Aligning two fixed points on land provides a navigator with a line of position called a range in the U.S. and a transit in Britain. Ranges can be used to precisely align a vessel within a narrow channel such as in a river. With landmarks of a range illuminated with a set of fixed lighthouses, nighttime navigation is possible.
Such paired lighthouses are called range lights in the U.S. and leading lights in the United Kingdom. The closer light is referred to as the beacon or front range; the furthest away is called the rear range. The rear range light is almost always taller than the front.
When the vessel is on the correct course, the two lights line up vertically. But when the observer is out of position, the difference in alignment indicates the proper direction of travel to correct the course.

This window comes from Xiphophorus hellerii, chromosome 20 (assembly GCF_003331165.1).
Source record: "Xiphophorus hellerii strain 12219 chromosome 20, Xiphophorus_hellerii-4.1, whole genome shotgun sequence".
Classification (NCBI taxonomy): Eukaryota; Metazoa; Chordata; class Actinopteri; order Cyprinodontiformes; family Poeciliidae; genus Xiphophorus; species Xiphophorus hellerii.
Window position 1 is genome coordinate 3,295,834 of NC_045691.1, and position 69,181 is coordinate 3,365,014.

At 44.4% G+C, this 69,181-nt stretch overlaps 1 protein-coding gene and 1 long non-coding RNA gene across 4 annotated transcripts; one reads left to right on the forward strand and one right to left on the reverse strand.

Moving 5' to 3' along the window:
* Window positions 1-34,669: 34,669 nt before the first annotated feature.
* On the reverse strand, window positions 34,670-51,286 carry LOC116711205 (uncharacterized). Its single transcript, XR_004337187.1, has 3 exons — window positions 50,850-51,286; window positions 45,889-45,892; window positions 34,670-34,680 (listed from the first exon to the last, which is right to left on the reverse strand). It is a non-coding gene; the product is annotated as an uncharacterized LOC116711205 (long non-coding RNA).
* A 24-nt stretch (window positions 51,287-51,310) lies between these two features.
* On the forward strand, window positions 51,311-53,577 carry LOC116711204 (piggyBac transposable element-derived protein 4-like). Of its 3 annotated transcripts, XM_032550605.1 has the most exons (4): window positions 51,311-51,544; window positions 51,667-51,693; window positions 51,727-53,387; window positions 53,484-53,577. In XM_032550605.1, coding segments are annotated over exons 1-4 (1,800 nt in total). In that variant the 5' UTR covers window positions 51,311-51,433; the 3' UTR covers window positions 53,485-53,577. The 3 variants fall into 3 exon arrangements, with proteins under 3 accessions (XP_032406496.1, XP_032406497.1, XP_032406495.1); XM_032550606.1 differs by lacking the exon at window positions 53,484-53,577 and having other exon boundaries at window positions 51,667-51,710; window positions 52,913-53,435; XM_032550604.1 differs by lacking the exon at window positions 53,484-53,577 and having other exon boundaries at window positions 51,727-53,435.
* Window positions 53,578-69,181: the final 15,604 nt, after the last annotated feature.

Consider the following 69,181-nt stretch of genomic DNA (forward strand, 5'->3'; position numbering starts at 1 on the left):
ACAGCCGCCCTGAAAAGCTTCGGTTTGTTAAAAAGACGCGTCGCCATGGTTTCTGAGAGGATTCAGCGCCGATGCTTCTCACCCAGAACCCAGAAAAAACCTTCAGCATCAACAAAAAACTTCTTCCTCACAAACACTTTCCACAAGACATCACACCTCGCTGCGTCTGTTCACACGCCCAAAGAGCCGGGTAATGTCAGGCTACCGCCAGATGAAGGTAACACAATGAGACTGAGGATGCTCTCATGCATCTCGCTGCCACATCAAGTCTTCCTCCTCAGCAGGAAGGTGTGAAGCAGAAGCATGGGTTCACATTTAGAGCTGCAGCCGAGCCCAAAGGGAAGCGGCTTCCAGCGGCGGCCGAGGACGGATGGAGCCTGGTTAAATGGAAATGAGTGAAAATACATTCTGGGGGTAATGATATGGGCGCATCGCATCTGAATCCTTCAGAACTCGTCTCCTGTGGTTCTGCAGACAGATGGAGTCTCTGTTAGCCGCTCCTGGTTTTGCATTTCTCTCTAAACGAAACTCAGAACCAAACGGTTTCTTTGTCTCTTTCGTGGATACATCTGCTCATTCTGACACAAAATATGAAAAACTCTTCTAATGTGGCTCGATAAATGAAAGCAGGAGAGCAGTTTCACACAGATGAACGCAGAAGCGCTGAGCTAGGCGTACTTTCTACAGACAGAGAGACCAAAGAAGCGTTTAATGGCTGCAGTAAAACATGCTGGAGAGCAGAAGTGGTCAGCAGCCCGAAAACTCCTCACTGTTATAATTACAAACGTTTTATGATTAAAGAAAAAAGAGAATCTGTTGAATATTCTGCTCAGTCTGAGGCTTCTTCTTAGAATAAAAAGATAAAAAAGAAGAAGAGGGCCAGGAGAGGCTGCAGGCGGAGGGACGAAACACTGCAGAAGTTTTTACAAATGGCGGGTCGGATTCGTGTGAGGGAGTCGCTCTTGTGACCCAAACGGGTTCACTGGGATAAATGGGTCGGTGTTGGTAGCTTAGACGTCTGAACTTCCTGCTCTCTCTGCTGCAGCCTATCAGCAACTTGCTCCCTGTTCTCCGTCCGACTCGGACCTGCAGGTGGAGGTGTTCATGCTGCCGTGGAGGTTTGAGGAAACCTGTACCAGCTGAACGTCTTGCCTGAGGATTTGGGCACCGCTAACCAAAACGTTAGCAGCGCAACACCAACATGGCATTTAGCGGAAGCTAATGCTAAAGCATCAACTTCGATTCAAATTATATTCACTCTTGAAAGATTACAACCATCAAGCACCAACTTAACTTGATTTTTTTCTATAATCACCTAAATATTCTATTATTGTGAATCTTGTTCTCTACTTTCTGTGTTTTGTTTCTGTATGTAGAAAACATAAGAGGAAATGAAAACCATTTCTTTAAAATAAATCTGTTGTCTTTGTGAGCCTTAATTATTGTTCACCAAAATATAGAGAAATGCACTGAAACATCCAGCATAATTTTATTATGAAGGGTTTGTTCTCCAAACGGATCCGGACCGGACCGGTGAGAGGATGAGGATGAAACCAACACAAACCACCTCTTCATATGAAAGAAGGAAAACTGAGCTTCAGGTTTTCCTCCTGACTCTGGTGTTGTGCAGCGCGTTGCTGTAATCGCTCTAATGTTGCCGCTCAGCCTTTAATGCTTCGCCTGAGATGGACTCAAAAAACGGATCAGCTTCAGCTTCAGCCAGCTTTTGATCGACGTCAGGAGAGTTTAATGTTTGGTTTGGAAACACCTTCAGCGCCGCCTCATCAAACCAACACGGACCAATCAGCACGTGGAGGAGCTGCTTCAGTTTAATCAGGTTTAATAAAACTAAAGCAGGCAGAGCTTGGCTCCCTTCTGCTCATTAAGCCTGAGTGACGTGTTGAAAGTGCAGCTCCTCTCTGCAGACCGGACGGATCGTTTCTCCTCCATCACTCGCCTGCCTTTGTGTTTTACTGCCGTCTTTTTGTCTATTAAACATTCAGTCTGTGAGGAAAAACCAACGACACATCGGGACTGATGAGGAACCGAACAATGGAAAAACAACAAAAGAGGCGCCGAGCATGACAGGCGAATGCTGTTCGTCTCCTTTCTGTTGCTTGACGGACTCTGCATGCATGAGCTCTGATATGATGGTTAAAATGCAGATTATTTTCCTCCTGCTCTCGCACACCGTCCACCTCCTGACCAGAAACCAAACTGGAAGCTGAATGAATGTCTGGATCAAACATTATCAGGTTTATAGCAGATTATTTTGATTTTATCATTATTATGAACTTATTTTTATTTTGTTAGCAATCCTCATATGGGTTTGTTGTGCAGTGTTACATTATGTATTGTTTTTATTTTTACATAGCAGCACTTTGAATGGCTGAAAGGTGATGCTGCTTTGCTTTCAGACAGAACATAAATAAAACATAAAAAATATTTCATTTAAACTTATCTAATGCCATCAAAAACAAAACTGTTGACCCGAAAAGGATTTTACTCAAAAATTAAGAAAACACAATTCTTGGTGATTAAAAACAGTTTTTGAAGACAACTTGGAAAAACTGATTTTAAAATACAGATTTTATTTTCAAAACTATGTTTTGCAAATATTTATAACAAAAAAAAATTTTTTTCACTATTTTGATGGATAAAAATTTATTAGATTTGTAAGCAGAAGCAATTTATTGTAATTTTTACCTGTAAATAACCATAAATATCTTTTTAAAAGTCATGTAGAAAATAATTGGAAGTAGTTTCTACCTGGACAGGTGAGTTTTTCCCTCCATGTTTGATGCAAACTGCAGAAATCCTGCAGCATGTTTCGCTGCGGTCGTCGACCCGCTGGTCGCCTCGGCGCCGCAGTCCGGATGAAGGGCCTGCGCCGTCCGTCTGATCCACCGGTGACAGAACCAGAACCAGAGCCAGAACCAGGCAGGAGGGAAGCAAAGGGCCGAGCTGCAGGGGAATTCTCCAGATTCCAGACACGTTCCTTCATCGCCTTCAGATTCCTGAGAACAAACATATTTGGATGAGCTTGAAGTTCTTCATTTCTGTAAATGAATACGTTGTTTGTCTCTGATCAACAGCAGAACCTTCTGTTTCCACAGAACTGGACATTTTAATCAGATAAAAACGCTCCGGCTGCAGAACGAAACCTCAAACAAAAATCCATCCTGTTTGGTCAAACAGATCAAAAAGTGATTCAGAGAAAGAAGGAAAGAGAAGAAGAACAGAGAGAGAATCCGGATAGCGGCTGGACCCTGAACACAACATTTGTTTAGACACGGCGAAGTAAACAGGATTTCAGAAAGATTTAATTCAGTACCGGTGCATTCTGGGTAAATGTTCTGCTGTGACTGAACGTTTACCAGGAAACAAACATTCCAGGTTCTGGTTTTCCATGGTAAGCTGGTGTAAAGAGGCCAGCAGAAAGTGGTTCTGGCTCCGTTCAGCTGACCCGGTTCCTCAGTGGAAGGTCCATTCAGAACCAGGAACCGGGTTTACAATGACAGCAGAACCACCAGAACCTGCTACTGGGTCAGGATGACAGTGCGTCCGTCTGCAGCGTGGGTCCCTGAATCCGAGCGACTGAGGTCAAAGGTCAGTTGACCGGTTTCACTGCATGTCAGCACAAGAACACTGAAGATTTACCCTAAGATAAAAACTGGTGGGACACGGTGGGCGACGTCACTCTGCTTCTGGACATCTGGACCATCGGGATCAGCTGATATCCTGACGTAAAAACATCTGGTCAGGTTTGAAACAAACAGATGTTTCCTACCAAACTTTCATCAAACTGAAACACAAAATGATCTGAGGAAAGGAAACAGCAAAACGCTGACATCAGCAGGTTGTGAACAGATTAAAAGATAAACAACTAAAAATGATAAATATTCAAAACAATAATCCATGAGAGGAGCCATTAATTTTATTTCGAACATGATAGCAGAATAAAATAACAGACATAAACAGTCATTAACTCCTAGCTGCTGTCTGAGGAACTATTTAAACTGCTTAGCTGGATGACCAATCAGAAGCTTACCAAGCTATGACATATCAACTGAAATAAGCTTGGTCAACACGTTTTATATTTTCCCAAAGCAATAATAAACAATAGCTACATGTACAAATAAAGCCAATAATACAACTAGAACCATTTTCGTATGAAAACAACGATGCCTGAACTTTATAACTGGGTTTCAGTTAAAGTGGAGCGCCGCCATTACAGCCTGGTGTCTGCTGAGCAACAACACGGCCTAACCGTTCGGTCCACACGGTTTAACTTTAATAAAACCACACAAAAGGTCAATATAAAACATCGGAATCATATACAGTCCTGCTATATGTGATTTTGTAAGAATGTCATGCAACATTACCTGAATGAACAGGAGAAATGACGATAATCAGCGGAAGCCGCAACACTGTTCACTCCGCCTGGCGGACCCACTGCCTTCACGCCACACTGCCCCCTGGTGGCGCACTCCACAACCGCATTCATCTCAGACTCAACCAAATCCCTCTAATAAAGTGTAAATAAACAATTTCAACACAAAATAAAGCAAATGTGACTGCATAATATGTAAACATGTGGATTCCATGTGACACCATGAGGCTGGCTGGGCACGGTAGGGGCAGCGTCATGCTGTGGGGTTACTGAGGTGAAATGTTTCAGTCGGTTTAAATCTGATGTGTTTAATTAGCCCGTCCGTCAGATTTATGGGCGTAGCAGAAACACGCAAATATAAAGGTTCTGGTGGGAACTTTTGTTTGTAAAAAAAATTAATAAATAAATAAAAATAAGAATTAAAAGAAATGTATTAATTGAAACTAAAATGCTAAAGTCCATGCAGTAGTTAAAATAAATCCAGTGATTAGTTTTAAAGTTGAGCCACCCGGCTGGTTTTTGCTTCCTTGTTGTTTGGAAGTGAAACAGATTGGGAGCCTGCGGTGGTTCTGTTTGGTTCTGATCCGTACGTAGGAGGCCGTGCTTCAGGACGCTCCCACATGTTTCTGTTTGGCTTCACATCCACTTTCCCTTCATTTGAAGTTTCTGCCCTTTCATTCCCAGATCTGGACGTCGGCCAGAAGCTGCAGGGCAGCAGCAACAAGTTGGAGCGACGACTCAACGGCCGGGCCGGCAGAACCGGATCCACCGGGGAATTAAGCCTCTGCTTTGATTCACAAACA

1910 construction of two range lights to aid inshore navigation of ships approaching Port McNicoll. With the development of the CPR harbour facitilites and elevator at Port McNicoll in 1912 maritime traffice increased in the area. Lamps originally kerosene. In 1951 electric lamps were substituted. Tay Township funded restoration of the light in the amount of $60,000.
– information from article by Lynda Hook in the January 2012 issue of CHOnews, quarterly publication of Community Heritage Ontario